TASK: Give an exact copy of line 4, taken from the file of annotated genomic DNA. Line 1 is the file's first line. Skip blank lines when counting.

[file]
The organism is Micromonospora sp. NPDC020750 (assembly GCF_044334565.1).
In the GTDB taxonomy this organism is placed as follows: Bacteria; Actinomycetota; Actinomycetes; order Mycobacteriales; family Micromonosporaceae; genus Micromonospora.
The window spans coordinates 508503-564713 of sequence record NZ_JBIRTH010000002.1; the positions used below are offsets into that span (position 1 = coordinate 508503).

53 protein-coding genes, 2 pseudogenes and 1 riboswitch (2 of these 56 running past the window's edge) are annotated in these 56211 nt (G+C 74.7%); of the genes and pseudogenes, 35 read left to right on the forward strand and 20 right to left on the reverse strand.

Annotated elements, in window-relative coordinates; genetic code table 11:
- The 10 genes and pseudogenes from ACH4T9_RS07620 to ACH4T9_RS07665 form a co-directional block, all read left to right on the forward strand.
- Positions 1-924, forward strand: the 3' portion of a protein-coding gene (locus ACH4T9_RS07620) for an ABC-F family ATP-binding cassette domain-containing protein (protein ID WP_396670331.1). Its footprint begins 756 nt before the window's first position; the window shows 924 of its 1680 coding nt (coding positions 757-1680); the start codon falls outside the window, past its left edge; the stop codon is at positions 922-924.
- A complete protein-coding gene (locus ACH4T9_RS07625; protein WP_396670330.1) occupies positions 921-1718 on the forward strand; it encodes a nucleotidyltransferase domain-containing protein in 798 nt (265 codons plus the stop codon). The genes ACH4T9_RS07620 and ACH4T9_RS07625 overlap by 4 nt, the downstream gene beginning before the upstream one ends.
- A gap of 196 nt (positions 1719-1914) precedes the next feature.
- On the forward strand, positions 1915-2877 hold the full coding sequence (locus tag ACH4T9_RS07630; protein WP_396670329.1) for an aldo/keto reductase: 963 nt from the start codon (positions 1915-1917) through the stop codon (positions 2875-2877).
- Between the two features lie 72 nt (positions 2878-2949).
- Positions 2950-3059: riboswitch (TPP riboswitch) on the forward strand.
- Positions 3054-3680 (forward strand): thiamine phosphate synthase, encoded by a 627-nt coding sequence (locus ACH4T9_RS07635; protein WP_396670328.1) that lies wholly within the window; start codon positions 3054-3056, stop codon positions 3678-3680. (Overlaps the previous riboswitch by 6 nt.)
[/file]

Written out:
53 protein-coding genes, 2 pseudogenes and 1 riboswitch (2 of these 56 running past the window's edge) are annotated in these 56211 nt (G+C 74.7%); of the genes and pseudogenes, 35 read left to right on the forward strand and 20 right to left on the reverse strand.